The reframe here is that you are creating impact ever time you get negative responses, make waves, get laughed at, told you are wrong. It is the very definition of making change and creating progress, because you are feeling so much resistance...the only thing missing are the results. A good scientist would then be motivated to prove every naysayer wrong with this new mentality: )

You can only shift your perspective (change your expectations) or communicate your needs better. Since the ladder is overly needy for a faceless, online forum, I would just work towards creating a different impression of what's really going on around you, internally, using the reframe tactics I've given examples of.

My personal goal is to cultivate a field of great scientists who think positively. I share most of my ideas with them, and the progress we make is astronomical compared to anything I've every seen. The key to doing this is letting go of your own significance and realizing that by helping others you advance your entire sub-field, which is both better for your significance and your buddies in the long term. As a result, if you come up with something, someone else uses it, you don't feel taken advantage of, you then do the same, share ideas openly, and everyone moves forwards with lightning speed! Hell, in my workgroup we are already planning the 3D printing of cars, but I won't present it here because I'll be laughed at or ignored.

So sadly enough the real benefit of the forums may be to work on incremental progress that doesn't threaten reprap by creating a huge shift...maybe they aren't ready for $100 printers yet, but I am.

No on to the idea... I actually started, debating my friend HEAVILY for 3 months against steppers. I fell in love with the idea of super super simple DC motors - they are dirt cheap and speed is controlled with voltage. Two wires only! Why the heck do you need 4 or 6? Didn't make sense to me. My friends argument was that steppers are better because they don't die due to brush failure. I thought, how much could it matter? Tons of devices uses brushed motors - even electric drills. I ended up building so many servos from scratch. What I found was that the drive for a DC motor is more complex that I first thought. You need feedback, like an encoder or infrared distance sensor, which you dont for steppers. You also need an H bridge to deliver both positive AND negative current, which you need only a little more complexity for steppers. Also, the total lack of gearing because a huge problem as far as reliability. In the end, we concluded both designs were similar in cost and performed similarly - with the steppers being so much more reliable, and the brushed servos costing slightly less in the end - it was a no brainer to pay the extra $10 for steppers. Actually, the brushed method is more powerful in some cases and uses less electrical energy.

I could break down the math for you. DC motor + gearboxes = servo. Servos are $30 for decent ones. You can get EXI's for $14, they deliver a mad 250 oz-in of force. Now you need an encoder - magnetic with IC = $17. Infrared sensors = $14. Now you need a servo controller. Pololu maestro = $2 per motor for the 24 servo kit. So all in all, $14 + $14 + $2 = $30 per channel.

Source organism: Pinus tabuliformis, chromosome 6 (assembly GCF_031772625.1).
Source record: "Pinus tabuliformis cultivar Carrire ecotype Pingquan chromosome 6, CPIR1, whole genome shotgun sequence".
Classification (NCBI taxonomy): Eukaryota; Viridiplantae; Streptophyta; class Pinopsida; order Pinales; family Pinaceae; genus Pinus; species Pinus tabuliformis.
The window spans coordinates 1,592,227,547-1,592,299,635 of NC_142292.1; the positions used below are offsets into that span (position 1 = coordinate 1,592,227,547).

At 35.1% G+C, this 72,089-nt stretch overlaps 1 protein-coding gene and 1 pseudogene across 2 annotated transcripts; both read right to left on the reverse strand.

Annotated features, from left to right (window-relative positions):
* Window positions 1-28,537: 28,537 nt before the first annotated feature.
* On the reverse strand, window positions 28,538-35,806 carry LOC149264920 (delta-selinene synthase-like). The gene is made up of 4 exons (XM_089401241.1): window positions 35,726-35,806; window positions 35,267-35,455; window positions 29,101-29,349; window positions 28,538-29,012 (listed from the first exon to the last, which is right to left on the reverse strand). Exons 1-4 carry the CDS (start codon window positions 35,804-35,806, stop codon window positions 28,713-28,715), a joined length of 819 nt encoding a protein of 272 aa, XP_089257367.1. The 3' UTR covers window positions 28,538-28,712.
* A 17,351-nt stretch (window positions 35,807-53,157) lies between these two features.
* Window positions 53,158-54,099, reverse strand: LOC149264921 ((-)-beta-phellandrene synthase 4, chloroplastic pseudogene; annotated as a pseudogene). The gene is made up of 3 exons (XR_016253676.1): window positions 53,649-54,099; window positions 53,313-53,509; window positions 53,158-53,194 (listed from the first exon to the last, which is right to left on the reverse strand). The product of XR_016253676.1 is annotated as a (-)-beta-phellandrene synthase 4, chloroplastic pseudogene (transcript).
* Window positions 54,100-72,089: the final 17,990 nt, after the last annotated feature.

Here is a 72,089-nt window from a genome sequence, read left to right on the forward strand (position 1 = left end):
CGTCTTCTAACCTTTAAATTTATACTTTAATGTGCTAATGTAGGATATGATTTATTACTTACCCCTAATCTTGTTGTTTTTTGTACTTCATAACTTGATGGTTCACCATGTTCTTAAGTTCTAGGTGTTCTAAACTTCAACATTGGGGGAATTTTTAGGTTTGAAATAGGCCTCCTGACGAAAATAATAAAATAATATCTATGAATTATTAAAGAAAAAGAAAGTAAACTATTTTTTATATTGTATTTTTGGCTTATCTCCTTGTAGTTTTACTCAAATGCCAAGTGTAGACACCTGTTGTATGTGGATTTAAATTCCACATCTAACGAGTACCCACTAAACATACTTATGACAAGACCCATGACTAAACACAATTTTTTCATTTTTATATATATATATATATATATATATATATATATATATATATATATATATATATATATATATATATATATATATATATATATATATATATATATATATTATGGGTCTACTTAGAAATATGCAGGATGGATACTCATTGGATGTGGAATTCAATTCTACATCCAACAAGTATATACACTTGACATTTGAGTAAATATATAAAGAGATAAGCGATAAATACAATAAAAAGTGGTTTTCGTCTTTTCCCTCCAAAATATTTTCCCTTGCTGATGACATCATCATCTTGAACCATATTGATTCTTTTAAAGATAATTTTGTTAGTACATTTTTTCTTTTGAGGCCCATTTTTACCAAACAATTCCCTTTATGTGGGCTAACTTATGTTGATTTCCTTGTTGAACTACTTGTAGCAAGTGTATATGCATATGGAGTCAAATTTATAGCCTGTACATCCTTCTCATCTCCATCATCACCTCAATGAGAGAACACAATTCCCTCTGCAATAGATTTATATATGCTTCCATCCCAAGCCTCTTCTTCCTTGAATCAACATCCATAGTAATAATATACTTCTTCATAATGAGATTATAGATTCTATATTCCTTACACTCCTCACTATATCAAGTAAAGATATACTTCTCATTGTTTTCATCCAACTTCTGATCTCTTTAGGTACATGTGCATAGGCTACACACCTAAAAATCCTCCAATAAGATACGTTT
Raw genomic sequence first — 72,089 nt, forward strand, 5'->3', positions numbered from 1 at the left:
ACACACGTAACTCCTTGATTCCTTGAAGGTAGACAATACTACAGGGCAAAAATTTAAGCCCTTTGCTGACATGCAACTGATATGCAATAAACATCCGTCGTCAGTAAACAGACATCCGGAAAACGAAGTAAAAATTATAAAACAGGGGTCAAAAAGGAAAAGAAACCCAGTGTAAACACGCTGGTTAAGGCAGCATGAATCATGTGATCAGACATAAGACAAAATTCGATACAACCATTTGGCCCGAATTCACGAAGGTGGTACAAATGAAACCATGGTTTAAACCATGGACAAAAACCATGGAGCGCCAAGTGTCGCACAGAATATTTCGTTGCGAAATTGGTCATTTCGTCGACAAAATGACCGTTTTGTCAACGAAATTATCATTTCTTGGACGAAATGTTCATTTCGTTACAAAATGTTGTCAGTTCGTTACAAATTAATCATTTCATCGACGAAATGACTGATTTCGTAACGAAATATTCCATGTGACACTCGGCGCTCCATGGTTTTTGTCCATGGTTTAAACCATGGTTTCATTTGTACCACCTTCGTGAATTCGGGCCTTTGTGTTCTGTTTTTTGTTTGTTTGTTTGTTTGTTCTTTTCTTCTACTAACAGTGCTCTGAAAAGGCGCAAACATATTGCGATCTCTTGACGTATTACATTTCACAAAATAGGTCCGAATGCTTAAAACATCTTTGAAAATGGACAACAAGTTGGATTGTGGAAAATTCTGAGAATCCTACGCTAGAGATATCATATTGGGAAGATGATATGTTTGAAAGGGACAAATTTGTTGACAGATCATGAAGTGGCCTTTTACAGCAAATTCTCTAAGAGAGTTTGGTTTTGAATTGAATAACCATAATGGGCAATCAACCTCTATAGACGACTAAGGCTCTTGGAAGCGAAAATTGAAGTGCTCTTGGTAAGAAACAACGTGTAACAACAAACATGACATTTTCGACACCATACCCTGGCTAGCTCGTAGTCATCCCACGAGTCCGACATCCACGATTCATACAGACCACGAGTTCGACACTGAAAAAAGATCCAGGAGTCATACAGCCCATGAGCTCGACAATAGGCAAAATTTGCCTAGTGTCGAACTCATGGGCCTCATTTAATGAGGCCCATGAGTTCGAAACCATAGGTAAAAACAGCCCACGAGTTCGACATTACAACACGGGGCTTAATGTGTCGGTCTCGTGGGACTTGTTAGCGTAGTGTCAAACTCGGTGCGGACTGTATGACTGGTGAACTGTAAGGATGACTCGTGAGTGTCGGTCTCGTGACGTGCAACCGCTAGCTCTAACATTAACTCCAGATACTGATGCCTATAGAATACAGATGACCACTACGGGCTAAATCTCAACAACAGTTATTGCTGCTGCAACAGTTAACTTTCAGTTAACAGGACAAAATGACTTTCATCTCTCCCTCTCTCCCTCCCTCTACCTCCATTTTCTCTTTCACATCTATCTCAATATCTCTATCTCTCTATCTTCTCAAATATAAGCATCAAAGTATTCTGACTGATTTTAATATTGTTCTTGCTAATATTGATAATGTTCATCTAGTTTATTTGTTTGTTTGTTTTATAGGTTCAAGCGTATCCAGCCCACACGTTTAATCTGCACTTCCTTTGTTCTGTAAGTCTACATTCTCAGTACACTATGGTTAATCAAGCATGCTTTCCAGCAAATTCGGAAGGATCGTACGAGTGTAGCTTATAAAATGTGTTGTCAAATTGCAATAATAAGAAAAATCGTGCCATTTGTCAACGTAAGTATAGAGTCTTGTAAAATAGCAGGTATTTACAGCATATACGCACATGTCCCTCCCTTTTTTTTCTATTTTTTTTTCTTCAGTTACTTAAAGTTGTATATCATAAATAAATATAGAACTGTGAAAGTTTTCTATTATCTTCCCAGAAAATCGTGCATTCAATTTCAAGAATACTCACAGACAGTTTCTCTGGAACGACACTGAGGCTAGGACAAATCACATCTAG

For Steppers, you get an arduino mega ramps for $120 on ebay assembled, with wiring. That gives you 5 steppers control and all the accessories like nozzle power. Now you spend $15 on a Kysan Nema 17 bipolar stepper motor and you are immediately done. 5 steppers = $75. Total price per motor? $195 / 5 = $39.

Conclusion: All in all, you don't save much with DC motors, and they are crappy and unreliable. But it would work and be cheaper! Also, the obvious advantage is you dont need to by a 24-servo controller, but you do need to buy a 5-motor RAMPS....you need at least 4 anyway (Extruder).

Measure once, Cut twice, Print 3 times.
Re: a reprap without steppers..
September 17, 2012 01:48AM
NewPerfection Wrote:
> The heated bed does more than just make parts
> stick. It helps keep them from warping. Most
> heated beds draw under 100W, I don't know where
> you get the 300W figure from.

Correct me if I am wrong...I've relatively new, But I don't understand how the heated bed helps prevent warping.

Warping is caused by rapid cooling, but also by building up so much heat over multiple layers that the nozzle force or ABS weight itself begins to compact a structure prematurely. In everyway I've imagined or tested empirically, the heated bed seems to make these problems FAR worse. In fact, I exclusively print without a heated bed. Heres an example of my print (the base is 79 mm) and it is about 45mm tall: [www.dropbox.com] and [www.dropbox.com]. IMO, the only reason to have a heated bed is to make the initial layer stick well, in the absence of a good invention like adding paper or LDPE as Roland posted further below?

In fact, I point a very large high speed fan onto my build because I find that the rapid cooling fixes two or three things:
1) Bridges can be grown sideways (realistically at a 15 degree angle or so).
2) The material cools and forms more straight and without warping
3) The nozzle doesn't "stick" to and ruin previous layers, ever.

0.02, but I have to agree with Roland wholly unless shown otherwise!

Edited 1 time(s). Last edit at 09/17/2012 01:49AM by Simba.